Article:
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How many elements $x$ in the field $\mathbb{ Z}_{11}$ satisfy the equation $x^{12} - x^{10} = 2$?

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3 Answers 3

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Hint: every nonzero element $x \in \mathbb{Z}/11\mathbb{Z}$ satisfies $x^{10} = 1$.

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    $\begingroup$ Somebody has downvoted all three answers to this question. Would they please explain their reasoning? $\endgroup$ Aug 12, 2013 at 18:12
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Hint: You just have to solve the congruence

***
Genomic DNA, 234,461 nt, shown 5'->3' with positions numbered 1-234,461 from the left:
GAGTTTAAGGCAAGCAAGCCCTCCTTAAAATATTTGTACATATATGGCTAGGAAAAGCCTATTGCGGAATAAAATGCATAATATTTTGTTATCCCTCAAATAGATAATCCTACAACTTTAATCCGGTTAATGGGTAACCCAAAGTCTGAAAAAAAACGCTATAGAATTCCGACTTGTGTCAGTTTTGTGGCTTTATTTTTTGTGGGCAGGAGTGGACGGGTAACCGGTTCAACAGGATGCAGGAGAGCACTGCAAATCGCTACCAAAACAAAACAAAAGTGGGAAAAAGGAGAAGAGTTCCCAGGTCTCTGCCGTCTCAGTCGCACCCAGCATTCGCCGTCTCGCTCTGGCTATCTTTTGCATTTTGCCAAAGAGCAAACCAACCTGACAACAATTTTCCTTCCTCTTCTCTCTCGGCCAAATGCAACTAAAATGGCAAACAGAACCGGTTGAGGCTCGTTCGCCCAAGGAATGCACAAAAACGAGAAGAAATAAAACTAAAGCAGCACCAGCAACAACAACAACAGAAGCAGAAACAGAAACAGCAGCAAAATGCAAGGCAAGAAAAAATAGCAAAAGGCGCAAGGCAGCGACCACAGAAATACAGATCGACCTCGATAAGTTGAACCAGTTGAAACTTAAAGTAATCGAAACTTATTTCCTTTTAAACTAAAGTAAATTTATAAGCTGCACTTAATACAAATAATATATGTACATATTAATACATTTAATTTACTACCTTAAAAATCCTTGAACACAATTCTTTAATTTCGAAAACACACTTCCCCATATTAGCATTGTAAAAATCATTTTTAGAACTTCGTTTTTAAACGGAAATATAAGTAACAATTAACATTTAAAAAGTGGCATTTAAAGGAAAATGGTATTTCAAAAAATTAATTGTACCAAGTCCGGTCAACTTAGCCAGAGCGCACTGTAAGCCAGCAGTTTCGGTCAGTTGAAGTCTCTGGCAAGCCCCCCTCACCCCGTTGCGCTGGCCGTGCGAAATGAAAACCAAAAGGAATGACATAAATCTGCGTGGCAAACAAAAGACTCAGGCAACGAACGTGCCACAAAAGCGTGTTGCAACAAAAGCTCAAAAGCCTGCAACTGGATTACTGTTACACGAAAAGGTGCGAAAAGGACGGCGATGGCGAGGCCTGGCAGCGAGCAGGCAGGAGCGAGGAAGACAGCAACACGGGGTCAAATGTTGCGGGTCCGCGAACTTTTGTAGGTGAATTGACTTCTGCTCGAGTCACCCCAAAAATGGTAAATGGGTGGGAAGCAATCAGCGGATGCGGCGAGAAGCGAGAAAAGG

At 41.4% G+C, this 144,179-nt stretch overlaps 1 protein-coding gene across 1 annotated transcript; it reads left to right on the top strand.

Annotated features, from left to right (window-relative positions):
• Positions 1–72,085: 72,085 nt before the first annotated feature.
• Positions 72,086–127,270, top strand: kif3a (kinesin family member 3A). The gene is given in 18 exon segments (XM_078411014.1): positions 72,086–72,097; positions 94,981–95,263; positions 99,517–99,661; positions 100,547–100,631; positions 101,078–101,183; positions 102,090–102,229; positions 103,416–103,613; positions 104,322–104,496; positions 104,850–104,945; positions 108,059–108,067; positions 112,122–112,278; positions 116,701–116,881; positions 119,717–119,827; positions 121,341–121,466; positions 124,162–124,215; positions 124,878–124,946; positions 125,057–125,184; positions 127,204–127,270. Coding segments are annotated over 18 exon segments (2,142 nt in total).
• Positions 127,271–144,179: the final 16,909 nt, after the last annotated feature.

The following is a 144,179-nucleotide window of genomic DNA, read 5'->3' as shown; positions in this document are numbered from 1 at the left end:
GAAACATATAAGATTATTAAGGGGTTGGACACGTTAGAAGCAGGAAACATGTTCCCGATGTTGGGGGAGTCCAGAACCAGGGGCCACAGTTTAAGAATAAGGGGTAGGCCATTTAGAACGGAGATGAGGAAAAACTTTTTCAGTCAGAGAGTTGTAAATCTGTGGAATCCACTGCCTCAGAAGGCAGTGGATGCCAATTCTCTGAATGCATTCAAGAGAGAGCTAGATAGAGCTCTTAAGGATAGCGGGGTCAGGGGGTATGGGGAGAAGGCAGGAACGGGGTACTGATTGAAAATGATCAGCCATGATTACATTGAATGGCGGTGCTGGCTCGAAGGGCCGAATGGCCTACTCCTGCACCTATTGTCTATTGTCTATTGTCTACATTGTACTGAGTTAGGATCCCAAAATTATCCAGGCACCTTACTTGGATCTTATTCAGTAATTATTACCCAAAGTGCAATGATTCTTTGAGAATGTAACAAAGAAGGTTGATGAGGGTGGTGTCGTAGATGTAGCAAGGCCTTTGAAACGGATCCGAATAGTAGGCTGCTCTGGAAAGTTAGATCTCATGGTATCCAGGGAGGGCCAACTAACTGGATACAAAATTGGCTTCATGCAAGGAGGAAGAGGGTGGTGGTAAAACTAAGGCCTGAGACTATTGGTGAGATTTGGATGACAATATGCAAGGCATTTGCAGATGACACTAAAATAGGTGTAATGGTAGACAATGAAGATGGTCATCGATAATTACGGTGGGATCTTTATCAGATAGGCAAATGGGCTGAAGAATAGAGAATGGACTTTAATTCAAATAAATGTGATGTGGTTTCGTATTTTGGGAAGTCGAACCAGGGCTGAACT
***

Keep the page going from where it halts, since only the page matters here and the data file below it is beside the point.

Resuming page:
$$x^{12}-x^{10}\equiv2\pmod{11}$$

Then apply the Fermat's little theorem.

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    $\begingroup$ Instead of putting the parenthesis yourself, use \pmod{n} to get $\pmod{n}$. The braces are used to avoid, say $\pmod 123$ in contrast to $\pmod{123}$. $\endgroup$
    – Pedro
    Aug 11, 2013 at 2:46
  • $\begingroup$ Alright thanks for the tip, will do for the future! $\endgroup$
    – user67258
    Aug 11, 2013 at 2:48
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Obviously $x \equiv 0 \pmod{11}$ is not a solution, therefore $x$ is non-zero in $\mathbb{Z}_{11}$ and we can factorize this way:

$x^{12}-x^{10} \equiv 2 \pmod{11} \implies x^{10} ( x^{2}-1) \equiv2 \pmod{11}$ but $x^{10}\equiv 1 \pmod{11}$ for every non-zero $x \in \mathbb{Z}_{11}$ by Fermat's little theorem, or more generally using Euler's totient function $\varphi(n)$. That implies:

$x^2 - 1 \equiv 2 \pmod{11} \implies x^2\equiv 3 \pmod{11} \implies x \equiv 5,6 \pmod{11}$

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